Picture-Perfect ConnectionsBy Samuel Greengard | Posted 2011-04-06 Print
Using social media to attract and retain customers and drive revenue requires more than a simple online presence: It requires a focused, well-planned business strategy.
Social networking is also a valuable tool for managing employee communication and ratcheting up knowledge sharing. At Getty Images, a leading creator and distributor of still imagery, video and film footage, and multimedia products, the sharing of ideas and expertise spins a tight orbit around business success.
Getty Images has more than 1,800 employees spread across more than a hundred countries. In the past, it was difficult to share information and expertise across the company. “A lot of communication was driven by e-mail,” notes Jennifer Fox, director of learning and development.
After researching how best-in-class companies are tapping into social networking, the company built a highly interactive environment that allows free-flowing conversations. Employees, through a dashboard called Mixer, view and share resources, including questions, comments, videos and expertise.
The company uses software from Socialtext to tie everything together. Employees, who establish their own profiles, use tagging and signaling (the latter is the equivalent of a tweet on Twitter or a status line update on Facebook) to complement blogs and wikis. “An employee with knowledge about a particular part of the business can tag himself or herself, and others can find this person when they need to tap into the expertise,” Fox points out.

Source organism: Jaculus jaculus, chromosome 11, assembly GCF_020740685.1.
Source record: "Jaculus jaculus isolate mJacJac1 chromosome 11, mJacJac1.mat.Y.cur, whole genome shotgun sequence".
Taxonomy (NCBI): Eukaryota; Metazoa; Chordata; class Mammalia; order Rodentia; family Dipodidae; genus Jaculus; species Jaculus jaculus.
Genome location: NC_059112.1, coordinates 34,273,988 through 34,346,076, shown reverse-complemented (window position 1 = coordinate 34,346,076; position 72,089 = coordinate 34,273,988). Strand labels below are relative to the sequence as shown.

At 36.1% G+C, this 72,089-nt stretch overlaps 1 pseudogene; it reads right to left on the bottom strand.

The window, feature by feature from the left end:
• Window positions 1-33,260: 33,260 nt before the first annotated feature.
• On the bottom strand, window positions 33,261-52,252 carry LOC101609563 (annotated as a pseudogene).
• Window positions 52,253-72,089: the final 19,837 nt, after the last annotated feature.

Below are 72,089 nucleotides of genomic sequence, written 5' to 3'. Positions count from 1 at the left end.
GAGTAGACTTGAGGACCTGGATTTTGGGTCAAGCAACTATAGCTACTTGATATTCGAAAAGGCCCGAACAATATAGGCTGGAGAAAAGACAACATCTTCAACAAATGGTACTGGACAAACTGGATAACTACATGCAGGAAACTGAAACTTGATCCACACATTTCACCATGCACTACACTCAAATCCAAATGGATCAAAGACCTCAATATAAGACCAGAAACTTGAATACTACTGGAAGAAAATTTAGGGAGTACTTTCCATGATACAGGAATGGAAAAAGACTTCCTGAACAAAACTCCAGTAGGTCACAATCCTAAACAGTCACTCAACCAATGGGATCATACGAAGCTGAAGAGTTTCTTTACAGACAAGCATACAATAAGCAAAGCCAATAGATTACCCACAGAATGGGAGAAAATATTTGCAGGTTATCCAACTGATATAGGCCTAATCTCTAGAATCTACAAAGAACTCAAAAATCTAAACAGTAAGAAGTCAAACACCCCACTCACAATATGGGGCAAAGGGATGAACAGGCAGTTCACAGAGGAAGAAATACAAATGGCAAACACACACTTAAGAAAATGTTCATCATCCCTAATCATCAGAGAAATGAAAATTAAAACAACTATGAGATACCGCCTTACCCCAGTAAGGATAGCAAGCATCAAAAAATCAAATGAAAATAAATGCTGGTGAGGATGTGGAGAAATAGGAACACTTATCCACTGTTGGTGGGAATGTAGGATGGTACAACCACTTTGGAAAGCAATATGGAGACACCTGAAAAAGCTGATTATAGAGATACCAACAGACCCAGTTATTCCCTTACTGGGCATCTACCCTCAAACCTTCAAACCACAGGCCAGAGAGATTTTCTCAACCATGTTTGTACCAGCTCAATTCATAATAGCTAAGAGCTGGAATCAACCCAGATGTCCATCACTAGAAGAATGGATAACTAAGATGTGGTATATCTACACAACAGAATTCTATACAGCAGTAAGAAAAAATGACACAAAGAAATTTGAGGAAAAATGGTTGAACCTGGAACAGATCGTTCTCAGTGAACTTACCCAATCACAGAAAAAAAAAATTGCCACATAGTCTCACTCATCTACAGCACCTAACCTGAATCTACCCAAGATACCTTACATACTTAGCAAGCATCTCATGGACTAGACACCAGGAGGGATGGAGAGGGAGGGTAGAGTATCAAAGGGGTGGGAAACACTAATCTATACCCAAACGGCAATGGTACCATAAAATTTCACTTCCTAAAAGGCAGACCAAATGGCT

Employees also can post signals when they need assistance to translate a note, find a good hotel in Paris or understand a feature in the company’s sales system. The signal stream creates new connections and a sense of collaboration, Fox says. In addition, employees can fully access Facebook, Twitter, Flickr and other social media services directly within their dashboard.
The business value of social media has transformed Getty Images. “A misconception about social networking is that it’s distracting and takes the focus away from work,” says Fox, “but the reality is that it builds relationships and creates a higher level of efficiency and engagement.”
Author Libert adds: “A lot of organizations fail to understand that a two-way or multi-way conversation is far more powerful than a one-way communication. There’s enormous value in connectedness.”
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